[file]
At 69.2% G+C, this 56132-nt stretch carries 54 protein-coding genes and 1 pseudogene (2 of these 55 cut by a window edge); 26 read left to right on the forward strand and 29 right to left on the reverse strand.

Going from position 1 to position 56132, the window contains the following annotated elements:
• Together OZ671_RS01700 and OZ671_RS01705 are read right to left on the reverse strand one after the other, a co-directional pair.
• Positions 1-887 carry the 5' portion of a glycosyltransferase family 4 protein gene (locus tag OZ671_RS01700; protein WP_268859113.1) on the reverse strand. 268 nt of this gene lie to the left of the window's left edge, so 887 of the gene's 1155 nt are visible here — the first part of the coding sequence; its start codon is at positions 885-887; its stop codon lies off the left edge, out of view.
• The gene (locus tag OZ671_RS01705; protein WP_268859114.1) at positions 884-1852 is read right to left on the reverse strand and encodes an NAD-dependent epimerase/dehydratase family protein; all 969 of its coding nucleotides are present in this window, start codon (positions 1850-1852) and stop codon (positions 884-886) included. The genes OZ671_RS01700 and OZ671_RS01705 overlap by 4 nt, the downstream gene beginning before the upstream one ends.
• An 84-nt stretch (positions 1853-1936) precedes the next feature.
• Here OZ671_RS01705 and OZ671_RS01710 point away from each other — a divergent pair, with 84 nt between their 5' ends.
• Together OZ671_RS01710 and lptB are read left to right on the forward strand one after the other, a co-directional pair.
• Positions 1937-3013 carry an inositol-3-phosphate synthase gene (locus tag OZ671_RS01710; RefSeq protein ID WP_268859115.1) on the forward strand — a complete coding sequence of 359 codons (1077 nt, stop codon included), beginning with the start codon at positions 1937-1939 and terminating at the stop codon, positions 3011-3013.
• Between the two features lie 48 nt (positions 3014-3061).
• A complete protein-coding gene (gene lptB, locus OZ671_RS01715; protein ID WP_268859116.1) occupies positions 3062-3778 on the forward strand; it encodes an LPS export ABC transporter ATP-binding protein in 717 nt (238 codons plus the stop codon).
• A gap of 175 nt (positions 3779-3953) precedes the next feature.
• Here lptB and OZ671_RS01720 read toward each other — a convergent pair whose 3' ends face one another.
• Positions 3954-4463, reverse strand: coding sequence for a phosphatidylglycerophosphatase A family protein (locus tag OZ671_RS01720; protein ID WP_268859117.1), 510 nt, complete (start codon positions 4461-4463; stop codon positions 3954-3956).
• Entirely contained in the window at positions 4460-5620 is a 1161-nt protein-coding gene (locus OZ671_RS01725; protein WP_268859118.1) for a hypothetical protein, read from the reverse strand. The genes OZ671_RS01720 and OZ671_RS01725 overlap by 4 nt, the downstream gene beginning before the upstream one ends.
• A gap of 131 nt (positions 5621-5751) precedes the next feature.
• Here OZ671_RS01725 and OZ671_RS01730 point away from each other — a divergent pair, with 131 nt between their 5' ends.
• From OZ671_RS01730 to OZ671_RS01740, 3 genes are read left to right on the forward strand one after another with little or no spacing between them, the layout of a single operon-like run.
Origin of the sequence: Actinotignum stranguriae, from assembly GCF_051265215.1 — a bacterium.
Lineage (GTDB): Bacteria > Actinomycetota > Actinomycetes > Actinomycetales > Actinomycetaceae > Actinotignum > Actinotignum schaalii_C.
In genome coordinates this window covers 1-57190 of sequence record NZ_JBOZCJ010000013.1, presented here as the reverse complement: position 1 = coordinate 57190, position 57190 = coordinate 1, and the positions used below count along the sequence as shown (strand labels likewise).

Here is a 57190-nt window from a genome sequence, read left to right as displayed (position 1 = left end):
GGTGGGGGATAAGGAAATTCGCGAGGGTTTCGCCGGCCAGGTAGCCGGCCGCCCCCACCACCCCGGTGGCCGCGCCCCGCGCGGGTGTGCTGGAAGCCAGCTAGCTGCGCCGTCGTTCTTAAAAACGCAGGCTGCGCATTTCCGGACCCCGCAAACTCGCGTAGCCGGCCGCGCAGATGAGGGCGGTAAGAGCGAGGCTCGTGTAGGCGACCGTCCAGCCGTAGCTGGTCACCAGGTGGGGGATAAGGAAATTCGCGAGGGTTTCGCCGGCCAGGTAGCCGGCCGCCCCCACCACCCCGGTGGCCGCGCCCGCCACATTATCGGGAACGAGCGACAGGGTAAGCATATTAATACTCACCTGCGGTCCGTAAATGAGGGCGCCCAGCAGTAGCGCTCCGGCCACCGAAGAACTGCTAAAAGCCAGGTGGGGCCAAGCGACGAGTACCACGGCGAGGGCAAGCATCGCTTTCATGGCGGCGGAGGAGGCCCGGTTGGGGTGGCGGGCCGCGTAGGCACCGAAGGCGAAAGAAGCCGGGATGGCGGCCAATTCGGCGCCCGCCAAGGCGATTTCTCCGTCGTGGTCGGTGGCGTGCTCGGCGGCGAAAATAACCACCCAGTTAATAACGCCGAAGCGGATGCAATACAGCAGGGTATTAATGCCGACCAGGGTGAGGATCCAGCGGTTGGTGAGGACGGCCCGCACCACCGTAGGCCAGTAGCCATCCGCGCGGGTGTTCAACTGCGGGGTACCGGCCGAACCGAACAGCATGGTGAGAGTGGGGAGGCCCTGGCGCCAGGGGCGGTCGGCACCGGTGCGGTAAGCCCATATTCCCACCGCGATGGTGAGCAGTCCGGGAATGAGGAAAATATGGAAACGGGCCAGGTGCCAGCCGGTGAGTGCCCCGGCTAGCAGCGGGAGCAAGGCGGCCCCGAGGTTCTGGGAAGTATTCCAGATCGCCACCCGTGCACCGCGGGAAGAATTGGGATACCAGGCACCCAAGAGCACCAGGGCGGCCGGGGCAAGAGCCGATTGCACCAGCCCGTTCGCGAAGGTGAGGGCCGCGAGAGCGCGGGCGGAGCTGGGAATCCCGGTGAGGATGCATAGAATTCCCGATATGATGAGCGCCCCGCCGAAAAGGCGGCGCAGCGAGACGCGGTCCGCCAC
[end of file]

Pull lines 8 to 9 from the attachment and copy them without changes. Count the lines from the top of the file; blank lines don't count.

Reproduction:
• Together OZ671_RS01710 and lptB are read left to right on the forward strand one after the other, a co-directional pair.
• Positions 1937-3013 carry an inositol-3-phosphate synthase gene (locus tag OZ671_RS01710; RefSeq protein ID WP_268859115.1) on the forward strand — a complete coding sequence of 359 codons (1077 nt, stop codon included), beginning with the start codon at positions 1937-1939 and terminating at the stop codon, positions 3011-3013.